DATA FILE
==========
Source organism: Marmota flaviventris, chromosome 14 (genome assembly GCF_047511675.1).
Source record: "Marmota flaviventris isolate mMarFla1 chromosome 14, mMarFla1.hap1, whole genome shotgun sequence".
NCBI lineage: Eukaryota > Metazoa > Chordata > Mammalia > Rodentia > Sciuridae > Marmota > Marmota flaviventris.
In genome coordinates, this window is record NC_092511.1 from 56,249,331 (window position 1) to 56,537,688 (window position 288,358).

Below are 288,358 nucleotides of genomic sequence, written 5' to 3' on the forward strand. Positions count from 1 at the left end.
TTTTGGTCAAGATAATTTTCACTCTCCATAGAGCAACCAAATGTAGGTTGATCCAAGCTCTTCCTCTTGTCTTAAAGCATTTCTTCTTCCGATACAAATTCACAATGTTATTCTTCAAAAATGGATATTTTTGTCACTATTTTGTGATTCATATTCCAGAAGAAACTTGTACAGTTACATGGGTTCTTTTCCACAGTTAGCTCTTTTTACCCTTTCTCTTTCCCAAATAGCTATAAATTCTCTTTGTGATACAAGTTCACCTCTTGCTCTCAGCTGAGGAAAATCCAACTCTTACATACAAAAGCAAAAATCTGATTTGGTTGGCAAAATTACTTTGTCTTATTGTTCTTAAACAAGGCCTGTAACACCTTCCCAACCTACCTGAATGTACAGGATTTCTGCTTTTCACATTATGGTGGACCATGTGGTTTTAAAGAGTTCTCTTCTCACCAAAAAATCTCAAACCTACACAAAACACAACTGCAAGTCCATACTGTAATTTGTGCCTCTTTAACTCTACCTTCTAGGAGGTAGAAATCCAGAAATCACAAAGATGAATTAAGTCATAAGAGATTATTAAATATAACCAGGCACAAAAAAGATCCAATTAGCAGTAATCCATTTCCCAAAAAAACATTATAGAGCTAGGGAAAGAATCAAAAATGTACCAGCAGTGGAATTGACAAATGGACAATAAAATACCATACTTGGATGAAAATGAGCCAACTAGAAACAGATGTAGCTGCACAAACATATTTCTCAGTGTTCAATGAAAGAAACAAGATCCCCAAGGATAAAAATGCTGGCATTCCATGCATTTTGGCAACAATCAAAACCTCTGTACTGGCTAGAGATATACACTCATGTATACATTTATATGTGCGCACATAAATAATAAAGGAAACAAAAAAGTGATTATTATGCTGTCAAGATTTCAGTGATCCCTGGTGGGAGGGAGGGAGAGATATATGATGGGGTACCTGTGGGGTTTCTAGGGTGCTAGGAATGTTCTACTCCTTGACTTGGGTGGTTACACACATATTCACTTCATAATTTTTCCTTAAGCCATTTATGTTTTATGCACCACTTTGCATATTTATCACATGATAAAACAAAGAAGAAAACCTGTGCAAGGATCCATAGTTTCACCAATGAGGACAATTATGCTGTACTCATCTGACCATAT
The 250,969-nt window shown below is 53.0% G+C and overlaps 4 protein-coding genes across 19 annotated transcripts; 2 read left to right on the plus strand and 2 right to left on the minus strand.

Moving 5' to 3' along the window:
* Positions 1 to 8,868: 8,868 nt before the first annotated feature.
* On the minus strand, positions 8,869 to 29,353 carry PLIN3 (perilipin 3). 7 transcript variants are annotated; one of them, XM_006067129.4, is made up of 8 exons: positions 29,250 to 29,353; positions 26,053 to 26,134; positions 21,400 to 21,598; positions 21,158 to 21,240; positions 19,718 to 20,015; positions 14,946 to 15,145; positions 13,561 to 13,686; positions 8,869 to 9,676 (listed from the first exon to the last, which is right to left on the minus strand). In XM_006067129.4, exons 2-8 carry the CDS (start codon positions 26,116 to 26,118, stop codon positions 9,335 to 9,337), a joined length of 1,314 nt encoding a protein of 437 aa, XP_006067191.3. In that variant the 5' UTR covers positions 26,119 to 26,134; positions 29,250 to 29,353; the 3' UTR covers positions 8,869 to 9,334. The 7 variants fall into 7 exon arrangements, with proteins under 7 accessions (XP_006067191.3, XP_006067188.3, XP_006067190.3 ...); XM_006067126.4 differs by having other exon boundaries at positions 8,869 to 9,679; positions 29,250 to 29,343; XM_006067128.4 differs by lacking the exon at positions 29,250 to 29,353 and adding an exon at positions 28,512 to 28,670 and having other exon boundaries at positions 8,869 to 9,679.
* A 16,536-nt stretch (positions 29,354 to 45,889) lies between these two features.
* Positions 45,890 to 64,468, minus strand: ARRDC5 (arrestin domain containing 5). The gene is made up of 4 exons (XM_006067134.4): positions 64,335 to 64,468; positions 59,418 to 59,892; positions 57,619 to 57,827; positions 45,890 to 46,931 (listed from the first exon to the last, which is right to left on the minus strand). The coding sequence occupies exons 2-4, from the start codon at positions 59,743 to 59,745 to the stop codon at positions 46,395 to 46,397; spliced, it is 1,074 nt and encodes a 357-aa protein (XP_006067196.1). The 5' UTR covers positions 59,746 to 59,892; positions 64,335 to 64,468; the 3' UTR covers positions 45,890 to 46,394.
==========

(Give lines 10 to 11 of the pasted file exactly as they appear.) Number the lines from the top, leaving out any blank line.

* On the minus strand, positions 8,869 to 29,353 carry PLIN3 (perilipin 3). 7 transcript variants are annotated; one of them, XM_006067129.4, is made up of 8 exons: positions 29,250 to 29,353; positions 26,053 to 26,134; positions 21,400 to 21,598; positions 21,158 to 21,240; positions 19,718 to 20,015; positions 14,946 to 15,145; positions 13,561 to 13,686; positions 8,869 to 9,676 (listed from the first exon to the last, which is right to left on the minus strand). In XM_006067129.4, exons 2-8 carry the CDS (start codon positions 26,116 to 26,118, stop codon positions 9,335 to 9,337), a joined length of 1,314 nt encoding a protein of 437 aa, XP_006067191.3. In that variant the 5' UTR covers positions 26,119 to 26,134; positions 29,250 to 29,353; the 3' UTR covers positions 8,869 to 9,334. The 7 variants fall into 7 exon arrangements, with proteins under 7 accessions (XP_006067191.3, XP_006067188.3, XP_006067190.3 ...); XM_006067126.4 differs by having other exon boundaries at positions 8,869 to 9,679; positions 29,250 to 29,343; XM_006067128.4 differs by lacking the exon at positions 29,250 to 29,353 and adding an exon at positions 28,512 to 28,670 and having other exon boundaries at positions 8,869 to 9,679.
* A 16,536-nt stretch (positions 29,354 to 45,889) lies between these two features.